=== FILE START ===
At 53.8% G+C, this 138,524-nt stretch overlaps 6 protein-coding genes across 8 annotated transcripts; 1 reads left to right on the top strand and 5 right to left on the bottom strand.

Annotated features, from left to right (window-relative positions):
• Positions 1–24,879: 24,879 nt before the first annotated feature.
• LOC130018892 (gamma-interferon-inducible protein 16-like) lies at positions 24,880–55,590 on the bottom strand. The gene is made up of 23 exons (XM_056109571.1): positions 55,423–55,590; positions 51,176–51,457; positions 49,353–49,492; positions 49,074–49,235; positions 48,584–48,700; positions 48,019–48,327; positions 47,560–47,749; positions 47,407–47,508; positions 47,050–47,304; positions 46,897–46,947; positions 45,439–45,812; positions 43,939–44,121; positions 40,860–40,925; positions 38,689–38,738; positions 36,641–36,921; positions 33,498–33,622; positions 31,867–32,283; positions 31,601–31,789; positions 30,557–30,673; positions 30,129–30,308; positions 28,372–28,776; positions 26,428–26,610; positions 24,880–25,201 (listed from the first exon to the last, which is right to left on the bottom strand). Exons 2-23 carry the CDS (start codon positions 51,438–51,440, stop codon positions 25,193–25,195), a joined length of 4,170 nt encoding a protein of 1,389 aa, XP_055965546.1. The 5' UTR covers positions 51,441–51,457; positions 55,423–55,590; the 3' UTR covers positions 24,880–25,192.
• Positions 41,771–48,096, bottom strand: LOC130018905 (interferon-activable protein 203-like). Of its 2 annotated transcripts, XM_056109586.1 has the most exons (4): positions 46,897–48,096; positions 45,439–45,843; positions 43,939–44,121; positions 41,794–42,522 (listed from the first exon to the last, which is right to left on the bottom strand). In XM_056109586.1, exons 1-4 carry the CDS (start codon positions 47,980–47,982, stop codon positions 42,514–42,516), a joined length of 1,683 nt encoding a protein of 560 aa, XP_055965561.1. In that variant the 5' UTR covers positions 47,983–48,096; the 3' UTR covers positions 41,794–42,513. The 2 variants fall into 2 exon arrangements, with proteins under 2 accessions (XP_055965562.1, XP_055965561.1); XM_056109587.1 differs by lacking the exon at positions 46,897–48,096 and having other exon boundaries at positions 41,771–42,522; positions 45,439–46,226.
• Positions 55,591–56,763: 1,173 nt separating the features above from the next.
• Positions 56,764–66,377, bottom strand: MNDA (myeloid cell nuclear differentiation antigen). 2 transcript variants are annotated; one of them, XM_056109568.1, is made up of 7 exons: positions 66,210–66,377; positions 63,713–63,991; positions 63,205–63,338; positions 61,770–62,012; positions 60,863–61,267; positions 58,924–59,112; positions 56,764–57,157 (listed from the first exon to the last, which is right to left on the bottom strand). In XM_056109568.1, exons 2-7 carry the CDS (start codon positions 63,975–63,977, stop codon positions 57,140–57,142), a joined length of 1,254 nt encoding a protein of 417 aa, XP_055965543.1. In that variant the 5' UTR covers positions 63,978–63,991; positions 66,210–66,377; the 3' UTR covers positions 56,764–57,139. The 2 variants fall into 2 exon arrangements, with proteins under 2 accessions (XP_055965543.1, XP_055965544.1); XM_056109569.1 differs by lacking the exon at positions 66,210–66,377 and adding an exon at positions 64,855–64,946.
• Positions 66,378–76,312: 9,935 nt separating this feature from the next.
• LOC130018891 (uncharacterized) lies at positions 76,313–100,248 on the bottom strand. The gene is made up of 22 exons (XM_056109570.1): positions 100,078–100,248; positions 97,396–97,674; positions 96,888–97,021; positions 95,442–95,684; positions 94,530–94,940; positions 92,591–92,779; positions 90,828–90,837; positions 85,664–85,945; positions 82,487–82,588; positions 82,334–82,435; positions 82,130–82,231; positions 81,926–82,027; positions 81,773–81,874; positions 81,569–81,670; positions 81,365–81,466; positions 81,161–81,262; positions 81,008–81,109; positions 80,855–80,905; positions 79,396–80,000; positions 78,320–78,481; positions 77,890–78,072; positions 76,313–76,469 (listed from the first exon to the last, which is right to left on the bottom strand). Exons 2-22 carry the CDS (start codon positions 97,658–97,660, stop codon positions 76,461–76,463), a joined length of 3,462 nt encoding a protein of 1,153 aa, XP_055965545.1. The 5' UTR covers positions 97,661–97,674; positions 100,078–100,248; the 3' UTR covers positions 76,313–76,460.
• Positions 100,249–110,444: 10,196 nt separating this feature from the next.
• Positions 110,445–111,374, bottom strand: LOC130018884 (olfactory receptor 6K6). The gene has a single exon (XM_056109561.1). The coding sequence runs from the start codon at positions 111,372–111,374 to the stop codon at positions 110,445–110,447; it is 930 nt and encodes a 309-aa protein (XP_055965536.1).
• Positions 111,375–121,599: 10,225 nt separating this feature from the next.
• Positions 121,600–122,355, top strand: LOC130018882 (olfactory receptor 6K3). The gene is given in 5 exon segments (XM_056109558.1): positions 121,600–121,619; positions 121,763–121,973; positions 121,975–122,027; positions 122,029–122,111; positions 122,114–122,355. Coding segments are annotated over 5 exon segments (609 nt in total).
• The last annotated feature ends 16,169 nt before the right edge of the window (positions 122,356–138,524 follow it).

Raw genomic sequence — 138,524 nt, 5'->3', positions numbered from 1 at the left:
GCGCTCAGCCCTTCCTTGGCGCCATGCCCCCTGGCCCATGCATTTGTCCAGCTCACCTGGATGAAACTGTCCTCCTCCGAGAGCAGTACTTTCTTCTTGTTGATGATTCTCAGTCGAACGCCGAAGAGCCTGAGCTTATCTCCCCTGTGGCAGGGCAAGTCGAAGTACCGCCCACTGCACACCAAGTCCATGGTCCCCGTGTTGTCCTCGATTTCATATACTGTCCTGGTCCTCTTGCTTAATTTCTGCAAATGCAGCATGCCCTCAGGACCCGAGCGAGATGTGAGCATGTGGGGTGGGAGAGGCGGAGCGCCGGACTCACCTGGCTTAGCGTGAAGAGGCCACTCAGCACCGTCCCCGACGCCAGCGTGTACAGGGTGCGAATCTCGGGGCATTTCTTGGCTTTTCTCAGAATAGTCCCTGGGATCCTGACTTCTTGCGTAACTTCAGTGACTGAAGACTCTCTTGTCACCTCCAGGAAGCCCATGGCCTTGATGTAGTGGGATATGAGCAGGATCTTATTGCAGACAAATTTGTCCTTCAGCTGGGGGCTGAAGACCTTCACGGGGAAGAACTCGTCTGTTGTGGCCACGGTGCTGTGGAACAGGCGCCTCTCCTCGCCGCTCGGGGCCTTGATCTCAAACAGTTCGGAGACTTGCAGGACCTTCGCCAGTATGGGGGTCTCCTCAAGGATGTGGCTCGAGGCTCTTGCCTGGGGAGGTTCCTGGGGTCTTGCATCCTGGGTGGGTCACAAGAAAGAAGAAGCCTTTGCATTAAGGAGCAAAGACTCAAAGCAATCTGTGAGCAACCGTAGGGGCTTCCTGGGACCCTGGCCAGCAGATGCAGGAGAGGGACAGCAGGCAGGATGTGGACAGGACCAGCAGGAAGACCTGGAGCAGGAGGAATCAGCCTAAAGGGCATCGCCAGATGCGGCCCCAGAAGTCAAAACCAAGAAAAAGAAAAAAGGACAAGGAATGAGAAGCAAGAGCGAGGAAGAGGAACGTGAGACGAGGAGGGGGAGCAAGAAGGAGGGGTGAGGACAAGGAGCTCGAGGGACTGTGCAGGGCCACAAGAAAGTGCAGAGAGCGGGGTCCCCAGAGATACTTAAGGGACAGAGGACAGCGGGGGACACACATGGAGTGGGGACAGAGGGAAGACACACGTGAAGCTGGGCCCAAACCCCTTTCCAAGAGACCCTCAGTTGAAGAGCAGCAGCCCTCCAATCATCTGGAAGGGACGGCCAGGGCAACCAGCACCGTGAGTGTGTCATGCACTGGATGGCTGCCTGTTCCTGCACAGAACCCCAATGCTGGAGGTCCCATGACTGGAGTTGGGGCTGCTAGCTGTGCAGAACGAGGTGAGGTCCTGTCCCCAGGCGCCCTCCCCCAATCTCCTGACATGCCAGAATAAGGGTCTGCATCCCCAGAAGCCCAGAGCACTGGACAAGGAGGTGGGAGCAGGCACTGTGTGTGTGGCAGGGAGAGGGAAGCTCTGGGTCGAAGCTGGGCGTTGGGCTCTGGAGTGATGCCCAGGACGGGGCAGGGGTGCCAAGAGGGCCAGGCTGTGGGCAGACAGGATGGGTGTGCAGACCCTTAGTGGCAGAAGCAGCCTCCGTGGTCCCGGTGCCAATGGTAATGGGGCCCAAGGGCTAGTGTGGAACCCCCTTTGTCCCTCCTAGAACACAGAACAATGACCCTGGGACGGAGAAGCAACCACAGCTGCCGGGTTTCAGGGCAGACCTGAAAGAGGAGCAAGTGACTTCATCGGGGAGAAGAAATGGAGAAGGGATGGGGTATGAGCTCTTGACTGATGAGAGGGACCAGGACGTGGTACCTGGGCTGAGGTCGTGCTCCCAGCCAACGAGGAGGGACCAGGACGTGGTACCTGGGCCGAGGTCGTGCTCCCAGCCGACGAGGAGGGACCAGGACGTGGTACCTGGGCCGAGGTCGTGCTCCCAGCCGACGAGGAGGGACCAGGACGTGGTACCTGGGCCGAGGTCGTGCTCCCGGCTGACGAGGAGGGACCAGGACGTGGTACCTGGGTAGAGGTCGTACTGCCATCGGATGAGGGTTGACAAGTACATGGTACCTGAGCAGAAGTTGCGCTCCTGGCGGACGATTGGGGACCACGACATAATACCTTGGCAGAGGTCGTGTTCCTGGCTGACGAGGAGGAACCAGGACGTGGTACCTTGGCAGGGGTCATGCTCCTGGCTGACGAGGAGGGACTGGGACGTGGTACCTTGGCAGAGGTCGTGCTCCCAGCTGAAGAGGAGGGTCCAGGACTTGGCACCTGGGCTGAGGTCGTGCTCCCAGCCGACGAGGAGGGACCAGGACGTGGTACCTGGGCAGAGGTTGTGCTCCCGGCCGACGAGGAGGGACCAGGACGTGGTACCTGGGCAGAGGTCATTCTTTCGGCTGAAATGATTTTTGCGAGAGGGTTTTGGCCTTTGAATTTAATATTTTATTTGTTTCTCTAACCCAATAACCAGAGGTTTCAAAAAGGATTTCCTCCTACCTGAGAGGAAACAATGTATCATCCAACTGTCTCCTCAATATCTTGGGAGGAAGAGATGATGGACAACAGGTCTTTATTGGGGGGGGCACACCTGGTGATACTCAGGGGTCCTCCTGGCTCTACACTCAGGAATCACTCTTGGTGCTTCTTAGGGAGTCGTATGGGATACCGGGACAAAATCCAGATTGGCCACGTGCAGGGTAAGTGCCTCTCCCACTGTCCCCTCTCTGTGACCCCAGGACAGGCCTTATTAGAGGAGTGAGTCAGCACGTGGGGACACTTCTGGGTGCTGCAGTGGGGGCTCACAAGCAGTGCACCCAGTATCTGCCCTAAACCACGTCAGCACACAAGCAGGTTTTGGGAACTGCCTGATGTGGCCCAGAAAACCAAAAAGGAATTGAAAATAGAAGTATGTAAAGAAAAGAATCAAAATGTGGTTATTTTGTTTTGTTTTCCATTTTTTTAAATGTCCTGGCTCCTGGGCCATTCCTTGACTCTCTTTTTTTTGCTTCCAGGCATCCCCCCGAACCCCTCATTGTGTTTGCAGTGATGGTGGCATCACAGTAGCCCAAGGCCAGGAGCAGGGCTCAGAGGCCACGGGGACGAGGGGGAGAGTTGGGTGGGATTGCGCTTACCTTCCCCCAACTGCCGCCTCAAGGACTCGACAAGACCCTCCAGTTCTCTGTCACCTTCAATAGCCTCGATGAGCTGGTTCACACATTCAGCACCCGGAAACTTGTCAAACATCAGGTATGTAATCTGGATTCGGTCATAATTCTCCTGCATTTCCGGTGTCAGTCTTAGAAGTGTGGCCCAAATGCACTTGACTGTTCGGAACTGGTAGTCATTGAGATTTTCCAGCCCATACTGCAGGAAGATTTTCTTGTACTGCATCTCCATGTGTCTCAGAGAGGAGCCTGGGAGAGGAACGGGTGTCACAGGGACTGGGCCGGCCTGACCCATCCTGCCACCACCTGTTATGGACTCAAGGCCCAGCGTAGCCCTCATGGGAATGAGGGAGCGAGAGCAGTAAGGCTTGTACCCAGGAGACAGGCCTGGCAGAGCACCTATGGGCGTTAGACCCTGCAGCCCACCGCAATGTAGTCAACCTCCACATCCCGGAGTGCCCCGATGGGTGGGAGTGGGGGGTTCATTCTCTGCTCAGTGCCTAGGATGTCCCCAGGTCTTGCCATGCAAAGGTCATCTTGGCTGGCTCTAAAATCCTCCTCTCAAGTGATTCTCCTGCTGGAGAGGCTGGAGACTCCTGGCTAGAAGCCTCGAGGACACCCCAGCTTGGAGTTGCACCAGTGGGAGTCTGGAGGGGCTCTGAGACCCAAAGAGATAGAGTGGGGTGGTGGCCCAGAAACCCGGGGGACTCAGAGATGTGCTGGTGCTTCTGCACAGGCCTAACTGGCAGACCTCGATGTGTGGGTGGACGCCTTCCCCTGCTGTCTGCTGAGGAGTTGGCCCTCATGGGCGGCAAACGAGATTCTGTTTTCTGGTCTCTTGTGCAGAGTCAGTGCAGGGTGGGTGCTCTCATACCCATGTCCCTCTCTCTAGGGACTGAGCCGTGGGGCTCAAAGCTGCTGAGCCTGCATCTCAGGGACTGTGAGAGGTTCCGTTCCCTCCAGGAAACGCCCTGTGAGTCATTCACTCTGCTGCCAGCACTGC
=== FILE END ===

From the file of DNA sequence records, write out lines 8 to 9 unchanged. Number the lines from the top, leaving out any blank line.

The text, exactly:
• Positions 66,378–76,312: 9,935 nt separating this feature from the next.
• LOC130018891 (uncharacterized) lies at positions 76,313–100,248 on the bottom strand. The gene is made up of 22 exons (XM_056109570.1): positions 100,078–100,248; positions 97,396–97,674; positions 96,888–97,021; positions 95,442–95,684; positions 94,530–94,940; positions 92,591–92,779; positions 90,828–90,837; positions 85,664–85,945; positions 82,487–82,588; positions 82,334–82,435; positions 82,130–82,231; positions 81,926–82,027; positions 81,773–81,874; positions 81,569–81,670; positions 81,365–81,466; positions 81,161–81,262; positions 81,008–81,109; positions 80,855–80,905; positions 79,396–80,000; positions 78,320–78,481; positions 77,890–78,072; positions 76,313–76,469 (listed from the first exon to the last, which is right to left on the bottom strand). Exons 2-22 carry the CDS (start codon positions 97,658–97,660, stop codon positions 76,461–76,463), a joined length of 3,462 nt encoding a protein of 1,153 aa, XP_055965545.1. The 5' UTR covers positions 97,661–97,674; positions 100,078–100,248; the 3' UTR covers positions 76,313–76,460.